Volkswagen AG and Bayerische Motoren Werke AG predicted a “difficult” 2013 as the European auto market contracts, vehicle prices in the region drop and growth in China slows.
VW fell to almost a four-month low after Chief Executive Officer Martin Winterkorn said the automaker, Europe’s biggest, is confronting “tougher competition and difficult economic conditions.” BMW, the world’s largest luxury-vehicle manufacturer, sees conditions as “likely to remain challenging in many markets,” CEO Norbert Reithofer said.
Industrywide car sales in Europe, already at a 17-year low in 2012, fell in January to the least for that month since records began in 1990, according to the ACEA trade group. BMW and VW have both been counting on Chinese and U.S. growth to offset the contraction in their home region. Munich-based BMW said today profitability at its automaking unit narrowed last year, and analysts estimate earnings will drop in 2013.
“Europe is not the only market where conditions are deteriorating,” said Stefan Bratzel, director of the Center of Automotive Management at the University of Applied Sciences in Bergisch Gladbach, Germany. “Growth in China declined to a one-digit percentage rate last year, and the U.S. market will probably level off in 2013. At the same time, costs to expand sales and services organizations are rising.”
Volkswagen, whose Audi brand ranks second to BMW in global luxury-vehicle sales, will post an increase in earnings before interest and taxes in 2014 after profit this year matches the 2012 figure, Winterkorn said today at a press conference at VW headquarters in Wolfsburg. Daimler AG, which owns the Mercedes-Benz luxury-car marque, also forecast last month that operating profit in 2013 will remain unchanged from last year.
BMW, which said it expects to release more forecasts for 2013 on March 19, reiterated today that it’s planning on a third consecutive record this year in annual deliveries.
Vehicle prices in Europe have been declining amid carmakers’ unsuccessful attempts to stem the market decline, a strategy that has led to losses at Paris-based PSA Peugeot Citroen and the regional divisions of General Motors Co. and Ford Motor Co. Discounts in Germany widened to an average 11.8 percent of the list price in January from 11 percent a year earlier, according to Autohaus PulsSchlag industry magazine.
“Pricing will remain tough, because the market in Europe is going down,” and there are discounting pressures in other regions, Christian Klingler, VW’s head of sales, said today at an analysts’ conference in Wolfsburg.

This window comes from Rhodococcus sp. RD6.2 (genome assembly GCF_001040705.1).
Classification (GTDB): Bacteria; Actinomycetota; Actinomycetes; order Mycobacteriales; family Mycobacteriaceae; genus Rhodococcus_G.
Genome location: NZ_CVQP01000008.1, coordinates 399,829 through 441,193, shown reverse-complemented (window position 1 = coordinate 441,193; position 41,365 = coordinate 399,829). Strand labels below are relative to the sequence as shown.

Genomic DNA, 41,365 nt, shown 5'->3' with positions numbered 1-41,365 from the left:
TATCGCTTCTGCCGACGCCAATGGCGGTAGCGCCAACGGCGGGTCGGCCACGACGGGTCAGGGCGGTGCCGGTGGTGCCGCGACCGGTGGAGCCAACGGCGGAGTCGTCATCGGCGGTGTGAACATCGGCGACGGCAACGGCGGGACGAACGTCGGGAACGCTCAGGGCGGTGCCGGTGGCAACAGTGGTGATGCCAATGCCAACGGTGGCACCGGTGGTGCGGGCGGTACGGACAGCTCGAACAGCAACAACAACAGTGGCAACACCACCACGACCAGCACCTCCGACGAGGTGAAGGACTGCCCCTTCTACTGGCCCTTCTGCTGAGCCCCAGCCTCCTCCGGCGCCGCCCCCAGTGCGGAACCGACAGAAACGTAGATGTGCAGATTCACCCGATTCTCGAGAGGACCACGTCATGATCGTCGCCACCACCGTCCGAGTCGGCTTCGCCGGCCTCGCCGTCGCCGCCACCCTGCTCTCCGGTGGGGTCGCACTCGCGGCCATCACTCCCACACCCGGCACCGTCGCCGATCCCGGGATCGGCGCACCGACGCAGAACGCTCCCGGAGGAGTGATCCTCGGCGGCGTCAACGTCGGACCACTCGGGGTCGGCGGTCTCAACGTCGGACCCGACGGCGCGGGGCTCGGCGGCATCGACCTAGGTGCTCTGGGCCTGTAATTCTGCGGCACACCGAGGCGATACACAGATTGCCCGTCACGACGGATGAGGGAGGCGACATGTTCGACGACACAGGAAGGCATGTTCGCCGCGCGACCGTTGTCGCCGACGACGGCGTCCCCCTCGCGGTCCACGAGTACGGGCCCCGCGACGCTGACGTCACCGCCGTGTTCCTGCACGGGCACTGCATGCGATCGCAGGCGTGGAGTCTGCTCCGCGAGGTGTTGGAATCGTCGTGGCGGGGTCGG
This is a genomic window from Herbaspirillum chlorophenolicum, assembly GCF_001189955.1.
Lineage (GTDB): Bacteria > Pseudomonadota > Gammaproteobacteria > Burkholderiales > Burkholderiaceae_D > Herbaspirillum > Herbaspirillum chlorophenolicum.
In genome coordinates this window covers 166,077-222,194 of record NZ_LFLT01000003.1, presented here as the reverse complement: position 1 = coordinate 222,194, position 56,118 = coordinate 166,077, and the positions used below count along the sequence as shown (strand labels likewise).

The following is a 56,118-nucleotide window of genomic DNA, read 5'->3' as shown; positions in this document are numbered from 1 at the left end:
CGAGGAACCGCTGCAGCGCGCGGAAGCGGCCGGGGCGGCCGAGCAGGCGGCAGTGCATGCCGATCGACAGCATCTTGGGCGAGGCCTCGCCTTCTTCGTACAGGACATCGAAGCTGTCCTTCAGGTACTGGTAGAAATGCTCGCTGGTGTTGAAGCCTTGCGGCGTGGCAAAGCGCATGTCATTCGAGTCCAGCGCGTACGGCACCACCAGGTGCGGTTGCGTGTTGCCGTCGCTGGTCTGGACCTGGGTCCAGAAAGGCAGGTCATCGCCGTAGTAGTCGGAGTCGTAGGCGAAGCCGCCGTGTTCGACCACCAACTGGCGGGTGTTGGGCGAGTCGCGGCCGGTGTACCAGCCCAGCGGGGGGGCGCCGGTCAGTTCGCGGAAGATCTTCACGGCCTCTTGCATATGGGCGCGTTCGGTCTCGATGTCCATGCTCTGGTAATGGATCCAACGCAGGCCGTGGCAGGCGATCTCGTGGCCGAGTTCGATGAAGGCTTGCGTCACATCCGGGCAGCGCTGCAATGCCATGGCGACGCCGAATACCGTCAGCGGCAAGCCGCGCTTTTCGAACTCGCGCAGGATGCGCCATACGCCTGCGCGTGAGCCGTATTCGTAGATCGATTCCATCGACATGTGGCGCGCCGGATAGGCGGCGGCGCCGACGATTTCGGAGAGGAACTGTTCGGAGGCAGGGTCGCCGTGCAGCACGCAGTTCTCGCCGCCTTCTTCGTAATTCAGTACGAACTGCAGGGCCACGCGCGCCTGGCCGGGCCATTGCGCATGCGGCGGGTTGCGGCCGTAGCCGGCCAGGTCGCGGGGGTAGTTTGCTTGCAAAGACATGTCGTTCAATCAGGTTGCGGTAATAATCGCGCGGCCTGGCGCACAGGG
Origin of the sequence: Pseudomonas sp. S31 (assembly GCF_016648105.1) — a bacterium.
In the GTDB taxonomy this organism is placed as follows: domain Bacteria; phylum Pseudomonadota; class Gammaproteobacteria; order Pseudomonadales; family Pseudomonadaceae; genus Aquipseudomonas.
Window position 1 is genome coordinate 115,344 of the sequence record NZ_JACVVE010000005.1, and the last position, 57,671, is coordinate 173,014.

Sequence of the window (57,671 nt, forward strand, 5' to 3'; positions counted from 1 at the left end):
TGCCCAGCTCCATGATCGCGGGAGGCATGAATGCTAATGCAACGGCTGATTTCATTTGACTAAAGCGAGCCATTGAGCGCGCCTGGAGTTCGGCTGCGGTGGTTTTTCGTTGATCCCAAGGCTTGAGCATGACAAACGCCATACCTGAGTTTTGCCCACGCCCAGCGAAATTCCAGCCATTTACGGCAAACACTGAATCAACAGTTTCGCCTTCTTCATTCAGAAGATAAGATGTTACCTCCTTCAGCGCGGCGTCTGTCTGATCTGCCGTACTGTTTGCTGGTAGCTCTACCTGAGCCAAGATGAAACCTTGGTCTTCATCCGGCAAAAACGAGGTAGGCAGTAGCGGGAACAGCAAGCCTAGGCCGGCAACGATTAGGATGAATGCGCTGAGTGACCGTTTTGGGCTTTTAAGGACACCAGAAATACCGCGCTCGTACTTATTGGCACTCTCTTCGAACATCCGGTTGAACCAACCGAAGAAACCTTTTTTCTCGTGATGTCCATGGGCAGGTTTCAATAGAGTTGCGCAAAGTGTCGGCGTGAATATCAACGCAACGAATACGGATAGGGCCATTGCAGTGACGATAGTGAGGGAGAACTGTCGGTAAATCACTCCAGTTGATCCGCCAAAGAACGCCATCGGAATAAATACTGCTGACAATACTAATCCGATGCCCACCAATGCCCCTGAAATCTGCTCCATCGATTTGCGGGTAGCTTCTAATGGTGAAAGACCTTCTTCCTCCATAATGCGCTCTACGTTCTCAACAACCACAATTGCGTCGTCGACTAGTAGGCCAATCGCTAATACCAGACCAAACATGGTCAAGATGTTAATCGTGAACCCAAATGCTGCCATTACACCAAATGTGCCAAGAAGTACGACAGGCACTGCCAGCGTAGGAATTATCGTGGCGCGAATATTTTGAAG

VW fell as much as 3.8 percent to 160.10 euros, the lowest intraday price since Nov. 23, and was trading down 1.2 percent at 3:41 p.m. in Frankfurt. BMW fell 0.3 percent to 71.05 euros.
“Investors seem to be questioning if VW is really as price disciplined as claimed,” David Arnold, a sales specialist at Credit Suisse in London, said today in a report to clients.
BMW reported a 3.5 percent increase in full-year earnings before interest and taxes to 8.3 billion euros ($10.7 billion). Ebit at the carmaking division increased 2 percent, while earnings as a proportion of sales declined to 10.9 percent from 11.8 percent in 2011, the company said today in a statement. That compares with an 11 percent margin posted by Audi in 2012.
Audi and Mercedes-Benz both have targets of taking the top luxury-car delivery spot from BMW in coming years. China is key to their growth plans, and the country is also part of VW and GM’s strategies for world car-market dominance. Volkswagen plans to add as many as seven factories in China by 2018, the German company’s target year for becoming the world’s No. 1 carmaker, Winterkorn said today.
China’s passenger-car market expanded 7.1 percent last year to 15.5 million vehicles, and growth may accelerate in 2013 to 8.5 percent, according to the country’s vehicle-manufacturers’ association. That compares with jumps of 33 percent in 2010 and 53 percent in 2009.
“There’s still enormous potential in China, but the market has slowed from double-digit growth to single digits, and that will remain so in the future,” the Center of Automotive Management’s Bratzel said. “The risk of over-dependence and overcapacity naturally rises with such a plan. It’s up to VW to manage that.”